auticon create win-win partnership with leading retailer Foodstuffs North Island paving the way for business and people on the spectrum.

auticon and Foodstuffs North Island have come together to improve business outcomes and change the prospects of people on the autism spectrum. Using the power of neurodiversity to strengthen team output, grow diverse thinking and broaden talent opportunities, the partnership will work to deliver superior results and create meaningful work opportunities.

With New Zealand’s growing tech sector and the global STEM skills shortage it is becoming increasingly difficult to fill roles to service the basic IT needs of organisations right across the country. However, there is a win-win opportunity open for businesses, the opportunity – learn to become a neuro-inclusive organisation.

Foodstuffs North Island is doing exactly that, working with auticon, they are embedding a neuro-inclusive approach to their overarching Diversity and Inclusion Strategy. This will enable the organisations to offer more meaningful employment for people on the autism spectrum.

“Since getting started on the project, auticon have worked extensively with our team. To ensure that we created the right environment they provided an online training session for over 200 people across my team. We got great engagement and really positive feedback from this; it was an excellent initiative and ensured that we provided a neuro-inclusive environment from day one,” said Simon Kennedy Chief Digital Officer Foodstuffs North Island.


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Snippet form Simon Kennedy’s chat to Newstalk ZB about the partnership.

Providing training like this to large organisations such as Foodstuffs North Island is great for raising awareness and good news for approximately 93,000 autistic New Zealanders, many of whom struggle to find work. According to Autism NZ less than 10 percent of diagnosed autistic people are in full-time employment.

auticon Consultant Chris is autistic. Chris didn’t finish high school, he found navigating social engagement at school difficult, he then worked numerous jobs as a labourer before he came to auticon. He’s always been obsessed with IT and possesses a high level of self-learned IT skill, but with a lower level of formal qualifications. This made it exceedingly difficult to communicate his skills to potential employers, meaning getting a meaningful job in IT was a formidable challenge to say the least.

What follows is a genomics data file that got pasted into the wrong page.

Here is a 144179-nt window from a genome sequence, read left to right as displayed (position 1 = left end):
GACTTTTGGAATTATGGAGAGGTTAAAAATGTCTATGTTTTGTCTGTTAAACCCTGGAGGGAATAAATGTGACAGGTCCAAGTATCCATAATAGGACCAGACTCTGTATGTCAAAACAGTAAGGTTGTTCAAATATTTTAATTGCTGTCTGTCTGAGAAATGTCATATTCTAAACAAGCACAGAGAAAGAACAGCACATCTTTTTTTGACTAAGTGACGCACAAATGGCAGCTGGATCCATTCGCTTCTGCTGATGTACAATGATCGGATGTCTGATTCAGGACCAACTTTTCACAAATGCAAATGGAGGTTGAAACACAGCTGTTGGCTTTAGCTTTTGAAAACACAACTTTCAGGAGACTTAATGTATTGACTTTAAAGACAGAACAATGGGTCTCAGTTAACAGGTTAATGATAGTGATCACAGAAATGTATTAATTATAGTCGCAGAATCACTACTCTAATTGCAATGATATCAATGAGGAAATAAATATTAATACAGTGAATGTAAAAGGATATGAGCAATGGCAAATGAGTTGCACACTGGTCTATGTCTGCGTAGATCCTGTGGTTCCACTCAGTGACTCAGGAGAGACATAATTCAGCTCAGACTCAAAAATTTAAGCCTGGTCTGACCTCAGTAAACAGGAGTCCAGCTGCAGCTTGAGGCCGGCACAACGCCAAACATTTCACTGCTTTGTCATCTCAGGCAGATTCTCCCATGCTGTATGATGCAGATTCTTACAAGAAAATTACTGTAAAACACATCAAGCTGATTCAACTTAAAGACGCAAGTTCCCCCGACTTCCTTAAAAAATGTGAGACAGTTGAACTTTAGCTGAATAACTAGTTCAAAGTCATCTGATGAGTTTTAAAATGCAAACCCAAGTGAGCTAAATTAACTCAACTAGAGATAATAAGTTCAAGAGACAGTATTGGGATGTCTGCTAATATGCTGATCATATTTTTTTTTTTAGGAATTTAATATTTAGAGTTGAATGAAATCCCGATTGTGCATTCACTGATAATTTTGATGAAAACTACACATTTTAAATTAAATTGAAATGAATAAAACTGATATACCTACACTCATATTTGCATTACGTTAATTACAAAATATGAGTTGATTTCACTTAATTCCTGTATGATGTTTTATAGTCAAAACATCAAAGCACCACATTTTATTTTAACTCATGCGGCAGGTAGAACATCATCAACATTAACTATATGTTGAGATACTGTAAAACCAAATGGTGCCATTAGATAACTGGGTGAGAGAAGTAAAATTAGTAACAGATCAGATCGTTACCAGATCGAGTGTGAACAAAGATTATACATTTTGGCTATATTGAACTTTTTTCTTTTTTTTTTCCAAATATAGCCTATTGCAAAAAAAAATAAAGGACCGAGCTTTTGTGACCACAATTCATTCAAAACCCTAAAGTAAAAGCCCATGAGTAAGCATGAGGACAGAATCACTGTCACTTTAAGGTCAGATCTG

“I had a pretty horrible time at school and left at age 15. For many years, I found it hard both finding work and keeping work. I tried all sorts of things, I tried labouring, I even tried being an electrician for a short while, but nothing lasted.”

“Now, having worked with auticon, I’m working in a highly technical IT role with Foodstuffs North Island, in a role I would never have been able to get on my own. Since working with Foodstuffs I’ve excelled, in my first week I built a new system for the organisation and people are now asking me questions which is great.”

“For the first time I feel like this is where I need to be, this is the opportunity that I have always wanted but I never thought I would get it. This is incredible.”

Chris’s manager David Thornburrow who is a Team Lead, Data Engineering within the Data & Analytics team at Foodstuffs North Island is pleased with Chris’s work and keen to explore more opportunities to improve the workplace for people on the autism spectrum.

“I appreciate that autism is a spectrum and everyone’s different, it’s really about understanding the different strategies that might help bring out the best in an individual’s performance, “ said David.
“Chris has fitted in with the team really, really well, I’ve primarily been working at mentoring him. He’s very smart, at times I need to coach him on active listening, as he can get a little ahead of where our end users may be going on a given project.”

“Once auticon introduced us to Chris we noticed that his skill level was very high, however his work experience was low. So, I can see that it would have been difficult for Chris to find work at his level.”
David has two children 15 and 19, both are on the autism spectrum. He also volunteers with the local Scout group and spoke about his experience leading autistic children.

“I find it’s important to break tasks down and not to overload, it’s good to give simple step by step instructions but everyone is different. I’ve also worked with autistic children that are sensitive to light and sound, and in a scout hall that can be really challenging,” he said.

“Most importantly, whether it’s working with autistic children, bringing up my own family or in the workplace, the key is taking the time to understand all people at an individual level that really makes a difference,“ David concluded.

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